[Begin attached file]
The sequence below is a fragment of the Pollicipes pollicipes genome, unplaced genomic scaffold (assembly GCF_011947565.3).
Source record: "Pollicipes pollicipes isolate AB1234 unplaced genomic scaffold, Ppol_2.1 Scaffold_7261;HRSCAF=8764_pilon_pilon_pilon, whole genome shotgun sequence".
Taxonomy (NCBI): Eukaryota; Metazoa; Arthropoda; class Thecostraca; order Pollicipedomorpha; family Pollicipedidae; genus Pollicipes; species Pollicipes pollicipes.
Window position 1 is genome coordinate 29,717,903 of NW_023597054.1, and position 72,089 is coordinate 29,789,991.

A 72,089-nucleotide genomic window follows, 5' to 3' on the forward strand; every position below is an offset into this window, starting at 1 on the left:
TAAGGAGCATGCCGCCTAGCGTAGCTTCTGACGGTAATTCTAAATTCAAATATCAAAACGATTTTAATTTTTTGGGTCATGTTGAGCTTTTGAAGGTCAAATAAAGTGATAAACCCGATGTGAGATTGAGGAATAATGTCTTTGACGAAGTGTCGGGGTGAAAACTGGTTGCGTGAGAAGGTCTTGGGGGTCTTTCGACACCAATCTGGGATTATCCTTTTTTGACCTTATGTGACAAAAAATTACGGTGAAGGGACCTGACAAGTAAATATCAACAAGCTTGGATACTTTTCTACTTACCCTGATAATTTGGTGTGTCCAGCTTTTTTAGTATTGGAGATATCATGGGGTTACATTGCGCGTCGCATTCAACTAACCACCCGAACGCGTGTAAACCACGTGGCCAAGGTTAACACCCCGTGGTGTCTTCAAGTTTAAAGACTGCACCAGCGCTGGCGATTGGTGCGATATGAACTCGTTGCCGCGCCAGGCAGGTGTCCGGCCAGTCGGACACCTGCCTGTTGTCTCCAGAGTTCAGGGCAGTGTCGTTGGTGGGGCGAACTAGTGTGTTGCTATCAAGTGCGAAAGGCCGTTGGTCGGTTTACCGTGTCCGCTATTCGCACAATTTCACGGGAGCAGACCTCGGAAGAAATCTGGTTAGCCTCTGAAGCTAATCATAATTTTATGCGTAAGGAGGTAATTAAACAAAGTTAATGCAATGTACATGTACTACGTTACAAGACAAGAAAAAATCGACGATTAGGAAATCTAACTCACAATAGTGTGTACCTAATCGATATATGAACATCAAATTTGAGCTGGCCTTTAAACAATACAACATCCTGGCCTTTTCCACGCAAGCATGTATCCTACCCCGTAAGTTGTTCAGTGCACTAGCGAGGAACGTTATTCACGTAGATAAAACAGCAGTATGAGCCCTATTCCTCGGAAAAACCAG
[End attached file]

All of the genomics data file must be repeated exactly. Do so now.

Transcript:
The sequence below is a fragment of the Pollicipes pollicipes genome, unplaced genomic scaffold (assembly GCF_011947565.3).
Source record: "Pollicipes pollicipes isolate AB1234 unplaced genomic scaffold, Ppol_2.1 Scaffold_7261;HRSCAF=8764_pilon_pilon_pilon, whole genome shotgun sequence".
Taxonomy (NCBI): Eukaryota; Metazoa; Arthropoda; class Thecostraca; order Pollicipedomorpha; family Pollicipedidae; genus Pollicipes; species Pollicipes pollicipes.
Window position 1 is genome coordinate 29,717,903 of NW_023597054.1, and position 72,089 is coordinate 29,789,991.

A 72,089-nucleotide genomic window follows, 5' to 3' on the forward strand; every position below is an offset into this window, starting at 1 on the left:
TAAGGAGCATGCCGCCTAGCGTAGCTTCTGACGGTAATTCTAAATTCAAATATCAAAACGATTTTAATTTTTTGGGTCATGTTGAGCTTTTGAAGGTCAAATAAAGTGATAAACCCGATGTGAGATTGAGGAATAATGTCTTTGACGAAGTGTCGGGGTGAAAACTGGTTGCGTGAGAAGGTCTTGGGGGTCTTTCGACACCAATCTGGGATTATCCTTTTTTGACCTTATGTGACAAAAAATTACGGTGAAGGGACCTGACAAGTAAATATCAACAAGCTTGGATACTTTTCTACTTACCCTGATAATTTGGTGTGTCCAGCTTTTTTAGTATTGGAGATATCATGGGGTTACATTGCGCGTCGCATTCAACTAACCACCCGAACGCGTGTAAACCACGTGGCCAAGGTTAACACCCCGTGGTGTCTTCAAGTTTAAAGACTGCACCAGCGCTGGCGATTGGTGCGATATGAACTCGTTGCCGCGCCAGGCAGGTGTCCGGCCAGTCGGACACCTGCCTGTTGTCTCCAGAGTTCAGGGCAGTGTCGTTGGTGGGGCGAACTAGTGTGTTGCTATCAAGTGCGAAAGGCCGTTGGTCGGTTTACCGTGTCCGCTATTCGCACAATTTCACGGGAGCAGACCTCGGAAGAAATCTGGTTAGCCTCTGAAGCTAATCATAATTTTATGCGTAAGGAGGTAATTAAACAAAGTTAATGCAATGTACATGTACTACGTTACAAGACAAGAAAAAATCGACGATTAGGAAATCTAACTCACAATAGTGTGTACCTAATCGATATATGAACATCAAATTTGAGCTGGCCTTTAAACAATACAACATCCTGGCCTTTTCCACGCAAGCATGTATCCTACCCCGTAAGTTGTTCAGTGCACTAGCGAGGAACGTTATTCACGTAGATAAAACAGCAGTATGAGCCCTATTCCTCGGAAAAACCAG